The Food and Drug Regulations (FDR) allow for the production of cheese made from unpasteurized milk if they are stored for 60 days before sale at The FDR’s current microbiological criteria for cheese made from unpasteurized milk are outdated and do not reflect the risk posed by pathogens such as L. monocytogenes or E.coli O157:H7.
Health Canada is reviewing a variety of options to permit the national sale of soft and semi-soft cheese made from unpasteurized milk under Broad stakeholder consultations are underway Publication of policy intent expected in fall 2011 Implementation of the Revised Listeria Policy The updated HC Policy on Listeria monocytogenes in Ready-to-Eat Foods (2010) comes into effect on April 1, 2011 The current policy differs from the 2004 document in the following: - New end-product compliance criteria have been developed.
- The definitions of RTE foods in which growth of L. monocytogenes can or
cannot occur have been modified and/or developed. (e.g. Category 1 – soft
cheese; Category 2B – ice cream, hard cheese) The compliance action
decision tree has been modified to include more details related to sampling.
- It now states that an environmental monitoring program should be included
in all plants used in the production of RTE foods, as defined in this policy.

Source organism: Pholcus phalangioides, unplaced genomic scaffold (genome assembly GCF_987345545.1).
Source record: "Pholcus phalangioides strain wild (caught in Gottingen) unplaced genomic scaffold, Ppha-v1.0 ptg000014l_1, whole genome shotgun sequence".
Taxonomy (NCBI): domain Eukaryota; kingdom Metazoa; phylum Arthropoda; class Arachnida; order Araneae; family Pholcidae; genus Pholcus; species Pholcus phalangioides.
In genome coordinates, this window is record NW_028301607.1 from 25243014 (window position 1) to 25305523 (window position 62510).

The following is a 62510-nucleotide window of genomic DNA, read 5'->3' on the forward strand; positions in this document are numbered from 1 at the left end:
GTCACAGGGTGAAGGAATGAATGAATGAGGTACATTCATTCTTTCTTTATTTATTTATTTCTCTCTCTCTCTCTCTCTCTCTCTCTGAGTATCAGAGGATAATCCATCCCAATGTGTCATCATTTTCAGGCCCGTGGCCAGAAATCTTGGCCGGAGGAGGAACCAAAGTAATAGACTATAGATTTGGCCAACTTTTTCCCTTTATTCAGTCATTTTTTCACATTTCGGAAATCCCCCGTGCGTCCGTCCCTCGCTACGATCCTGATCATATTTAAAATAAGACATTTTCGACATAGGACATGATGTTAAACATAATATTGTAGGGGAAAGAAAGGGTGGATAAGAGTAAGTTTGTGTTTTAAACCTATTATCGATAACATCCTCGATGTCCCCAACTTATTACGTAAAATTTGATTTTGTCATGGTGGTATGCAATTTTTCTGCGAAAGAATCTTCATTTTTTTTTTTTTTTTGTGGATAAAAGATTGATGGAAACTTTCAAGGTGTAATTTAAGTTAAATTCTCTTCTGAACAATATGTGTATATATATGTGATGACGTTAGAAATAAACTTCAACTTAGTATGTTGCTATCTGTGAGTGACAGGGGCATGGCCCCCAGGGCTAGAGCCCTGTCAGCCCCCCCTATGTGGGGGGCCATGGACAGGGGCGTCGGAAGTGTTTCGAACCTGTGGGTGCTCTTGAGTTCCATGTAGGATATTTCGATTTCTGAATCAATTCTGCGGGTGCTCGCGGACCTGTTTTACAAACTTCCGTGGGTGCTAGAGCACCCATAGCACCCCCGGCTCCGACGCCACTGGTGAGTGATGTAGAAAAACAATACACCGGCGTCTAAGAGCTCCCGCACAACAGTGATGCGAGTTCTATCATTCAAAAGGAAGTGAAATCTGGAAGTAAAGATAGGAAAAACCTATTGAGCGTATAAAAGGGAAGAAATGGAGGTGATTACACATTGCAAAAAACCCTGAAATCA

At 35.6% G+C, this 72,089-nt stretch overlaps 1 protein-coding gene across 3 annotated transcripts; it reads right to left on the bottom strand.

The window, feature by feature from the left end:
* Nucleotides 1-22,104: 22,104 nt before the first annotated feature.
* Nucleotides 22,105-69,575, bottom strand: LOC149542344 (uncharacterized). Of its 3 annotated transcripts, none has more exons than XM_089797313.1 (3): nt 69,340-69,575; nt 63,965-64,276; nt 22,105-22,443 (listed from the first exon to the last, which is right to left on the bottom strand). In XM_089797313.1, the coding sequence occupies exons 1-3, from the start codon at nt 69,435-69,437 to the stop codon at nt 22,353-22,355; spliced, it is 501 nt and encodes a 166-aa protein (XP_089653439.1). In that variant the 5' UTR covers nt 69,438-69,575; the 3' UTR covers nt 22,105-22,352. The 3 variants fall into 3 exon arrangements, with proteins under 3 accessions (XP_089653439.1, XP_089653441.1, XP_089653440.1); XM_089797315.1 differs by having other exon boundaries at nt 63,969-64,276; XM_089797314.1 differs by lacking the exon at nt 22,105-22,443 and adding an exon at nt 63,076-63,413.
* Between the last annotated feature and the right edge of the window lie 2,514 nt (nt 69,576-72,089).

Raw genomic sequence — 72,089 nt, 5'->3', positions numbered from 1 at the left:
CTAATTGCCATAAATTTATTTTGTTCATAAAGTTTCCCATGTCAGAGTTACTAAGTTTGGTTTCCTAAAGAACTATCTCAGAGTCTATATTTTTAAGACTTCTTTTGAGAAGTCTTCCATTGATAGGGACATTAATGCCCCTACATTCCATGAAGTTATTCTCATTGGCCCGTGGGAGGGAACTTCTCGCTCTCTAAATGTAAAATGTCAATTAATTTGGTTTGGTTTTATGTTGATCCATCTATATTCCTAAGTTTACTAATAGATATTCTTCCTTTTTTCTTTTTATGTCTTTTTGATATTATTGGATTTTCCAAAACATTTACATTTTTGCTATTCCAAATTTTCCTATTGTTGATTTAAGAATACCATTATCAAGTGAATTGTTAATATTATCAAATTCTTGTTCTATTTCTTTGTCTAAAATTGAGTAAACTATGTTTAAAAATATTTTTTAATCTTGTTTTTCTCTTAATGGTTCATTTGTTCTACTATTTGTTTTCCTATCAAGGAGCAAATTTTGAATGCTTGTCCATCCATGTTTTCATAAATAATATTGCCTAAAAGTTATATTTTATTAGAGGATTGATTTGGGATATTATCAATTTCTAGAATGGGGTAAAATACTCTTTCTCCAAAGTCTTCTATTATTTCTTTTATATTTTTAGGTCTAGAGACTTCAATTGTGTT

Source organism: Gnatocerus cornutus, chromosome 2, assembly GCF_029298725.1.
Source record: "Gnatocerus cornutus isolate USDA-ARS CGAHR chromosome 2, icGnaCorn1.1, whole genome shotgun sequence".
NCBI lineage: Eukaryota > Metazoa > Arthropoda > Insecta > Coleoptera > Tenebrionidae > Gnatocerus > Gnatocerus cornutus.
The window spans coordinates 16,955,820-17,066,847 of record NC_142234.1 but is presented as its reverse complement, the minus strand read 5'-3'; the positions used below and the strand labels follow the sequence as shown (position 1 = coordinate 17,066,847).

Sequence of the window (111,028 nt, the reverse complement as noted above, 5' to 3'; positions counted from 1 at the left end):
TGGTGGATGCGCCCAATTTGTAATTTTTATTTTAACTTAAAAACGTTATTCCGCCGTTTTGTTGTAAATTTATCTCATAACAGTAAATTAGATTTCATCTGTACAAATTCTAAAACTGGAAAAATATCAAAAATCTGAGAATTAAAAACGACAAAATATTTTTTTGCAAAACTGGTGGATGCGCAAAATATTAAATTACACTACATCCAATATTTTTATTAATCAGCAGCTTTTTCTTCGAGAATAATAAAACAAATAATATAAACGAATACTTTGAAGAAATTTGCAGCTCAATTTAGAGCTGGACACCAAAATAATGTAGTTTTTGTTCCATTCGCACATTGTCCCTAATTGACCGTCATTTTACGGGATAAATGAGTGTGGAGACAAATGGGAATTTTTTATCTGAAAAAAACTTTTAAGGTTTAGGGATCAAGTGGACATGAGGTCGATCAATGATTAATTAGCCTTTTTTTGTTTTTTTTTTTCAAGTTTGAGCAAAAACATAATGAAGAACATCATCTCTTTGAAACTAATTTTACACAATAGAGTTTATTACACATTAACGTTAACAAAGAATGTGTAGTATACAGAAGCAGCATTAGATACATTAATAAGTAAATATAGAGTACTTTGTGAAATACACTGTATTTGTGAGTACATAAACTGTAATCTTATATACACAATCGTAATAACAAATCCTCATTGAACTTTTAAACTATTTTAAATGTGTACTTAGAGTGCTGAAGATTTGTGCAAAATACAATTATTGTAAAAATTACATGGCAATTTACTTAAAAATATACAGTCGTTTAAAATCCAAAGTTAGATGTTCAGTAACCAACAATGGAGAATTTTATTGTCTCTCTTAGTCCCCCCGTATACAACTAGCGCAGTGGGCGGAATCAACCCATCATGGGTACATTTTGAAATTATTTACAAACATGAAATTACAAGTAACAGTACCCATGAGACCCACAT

- It encourages the use of post-lethality treatments and/or L. monocytogenes
growth inhibitors.
- There is an increased focus on outreach
CFIA is issuing communications to industry on implementation plans • The CFSO for Canada has stated that our long-term vision is to have traceability throughout the food continuum • The current priority area for implementation is at the animal level • For food, the major concern is adequate record keeping to ensure • New recall requirements for the Non-Federally Registered Sector will be included under the Imported Food Sector Product Regulations Third-party Certification of Safety Systems • In response to retailer concerns around several high profile food safety issues, the global food industry has initiated the development of various food safety “schemes”, many of which align with the Global Food Safety Initiative (GFSI), to meet their needs • The CFIA is facilitating the development and recognition of both “on-farm” and “post-farm” food safety recognition programs, with support provided through APF/GF1 financial support • There is growing interest on the part of industry to leverage the investment in such systems to satisfy regulatory requirements and potentially reduce the regulatory inspection compliance burden • The CFIA is studying these schemes and systems to determine where this may be feasible, although certification through such schemes will not replace conventional inspection processes Concerns in China regarding any chemical additives in milk; Benzoyl peroxide use not Large-scale quarantines of farms, following contamination of feed Recent Asian media attention as follow-up to previous findings Antibiotics and antimicrobial resistance in agriculture – Canada and others Subject of a recent Codex Alimentarius workshop and two recent meetings of the Parliamentary Standing Committee on Health